Well-Kept 1976 GMC Suburban Headed To Auction Is A True Time Capsule13
The GMC Suburban (these days marketed only as the Chevy Suburban) was developed as a reliable vehicle for large, active families or hobbyists that may need to tow a trailer here and there on weekends. For this reason, the majority of GMC Suburban models lived rather hard lives as utilitarian daily drivers – making it rather hard to come by a well-kept model that has not been restored or modified in any way.
That’s exactly what makes this 1976 GMC Suburban, which is currently for sale via Bring-A-Trailer, so special. The SUV in question was purchased new from Thorpe’s Pontiac in Tannersville, New York and was owned by the original buyer until 2020, when ownership was transferred over to the current seller. It currently sits almost exactly as it did when it left the dealership 45 years ago, although the inner rear tailgate was repainted due to the presence of carpet adhesive that was difficult to remove. The exterior of the tailgate also had dent minor repair performed on it at some point, but apart from these small touch-ups, it remains unaltered.
As expected, this survivor GMC Suburban shows some signs of minor wear and tear, including some rust in the passenger-side rear cargo area, worn front seat bottoms and an inoperable coolant temperature gauge. The odometer also shows just 24,000 miles and is believed to have rolled over at some point. For that reason, the true mileage of the vehicle is not known. That said, the 350 cubic inch V8 is in perfect running condition, as is the three-speed column-shifted manual transmission.
Buyers interested in bidding on this 1976 GMC Suburban should know the vehicle will come with partial service records, the original sales invoice, owner’s manuals, and a clean New York title. Bidding sits at $18,500 as of this writing, although there are still two days left before the gavel falls on the sale, so we imagine the final selling price will be quite a bit higher than that.
Check out the listing at this link before the sale concludes later this week.
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This beauty’s garnering so much media attention because it’s literally a poster child for once common values that seem utterly radical, dare I say criminal now: simplicity; honesty; frugality; affordability; form follows function.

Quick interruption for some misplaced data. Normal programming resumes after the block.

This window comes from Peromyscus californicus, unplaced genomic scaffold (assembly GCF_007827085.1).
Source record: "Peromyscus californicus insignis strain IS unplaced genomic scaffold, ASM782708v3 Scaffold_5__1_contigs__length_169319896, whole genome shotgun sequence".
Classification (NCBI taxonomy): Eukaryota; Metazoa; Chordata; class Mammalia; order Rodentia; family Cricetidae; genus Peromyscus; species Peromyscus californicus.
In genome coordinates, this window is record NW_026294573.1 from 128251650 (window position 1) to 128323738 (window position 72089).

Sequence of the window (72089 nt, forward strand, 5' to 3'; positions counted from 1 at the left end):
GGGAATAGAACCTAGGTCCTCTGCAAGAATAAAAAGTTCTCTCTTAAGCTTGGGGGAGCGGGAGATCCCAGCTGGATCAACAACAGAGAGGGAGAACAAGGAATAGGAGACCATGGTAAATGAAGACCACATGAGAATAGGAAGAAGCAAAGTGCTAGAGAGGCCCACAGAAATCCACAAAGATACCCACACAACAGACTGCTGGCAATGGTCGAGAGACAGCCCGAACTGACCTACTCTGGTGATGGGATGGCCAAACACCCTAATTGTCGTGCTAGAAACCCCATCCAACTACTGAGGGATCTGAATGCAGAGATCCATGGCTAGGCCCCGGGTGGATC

Vehicles like this make us question why we need all the complexity, luxury and frivolity being foisted upon us in our current tech-obsessed, keeping up with the Kardashian’s world. This distorted, cutthroat drive to excess that bloats and corrupts almost everything now that was once pure and simple, yet left us wanting for absolutely nothing.
Modern wretched excess laid soberingly bare by an appealing puppy-dog of an unpretentious classic pre-sport utility era vehicle designed and appointed for actual sport and utility (what a radical concept!)
Idiot Boy: We’ll said. So true.
Let’s not romanticize this vehicle, yes it’s a base manual Suburban but let’s not forget in ’76 rich families bought loaded 454 Suburban Cheyennes with cruise, P/W, A/C and such also Buick Estates, Country Squires and such if not a Cadillac or Electria 225.
Even today you can order a base 2wd 5.3 Suburban for less than $55k.
Bookish, waifish and bald Mr. Smith, my 4th grade teacher drove a well optioned 454 Suburban back in the day. He could afford it no problem on a public school teacher’s salary even if he didn’t appear very well fed. His Suburban wasn’t exactly my cup of tea, but I hopelessly longed for another teacher’s black over silver 1968 GTO convertible. My 5th grade teacher, Mrs. Heuer traded her 1972 Corvette for a new 1979 Lincoln Mark V. Never quite understood that.
Anyone optimistic enough to equate $55K with “affordability” for the modern stripper equivalent of this lightly optioned People’s Suburban case-hardens everything I stated above.
Base ’76 Suburban in today’s dollars similar to this one = $27,200. Loaded 454 Suburban appx $50,000. Granted it wasn’t a Tahoe or Traverse made back then which is part of why you could get such a basic Suburban also BTW $51k for a ’22 2wd Tahoe.
Not saying you’re wrong but America was/is known for brash and cash longer then I live.
Not with standard transmission much less a three on the tree
… good one for the Business of selling death people around and carry … certain a gain of money, the product is ever there
Gorgeous. The wheels/tires strike me as ridiculously small in proportion to the overall mass of the vehicle but those were the sensibilities in that era; especially for the heavy-duty models.
The small (by modern standards) wheels and tires, along with the 2WD ride height, make the vehicle look even longer.
It absolutely does. Good point about the ride height.
I will stand by my belief that the Grizwalds should have chosen this vehicle for their cross-country trip to Wally-Wally World.
What a piece of crap If it was full load they might have something and who the hell likes suburbans big GM fan always hated suburbans never understood why they couldn’t move the rear axle back to haul trailers better so much overhang. but I never buy old trucks that aren’t loaded if Im buying a older truck I look for as top of the line as I can get or I’m not interested unless it’s cheap and has good rust free body panels… WT gm work truck 🤢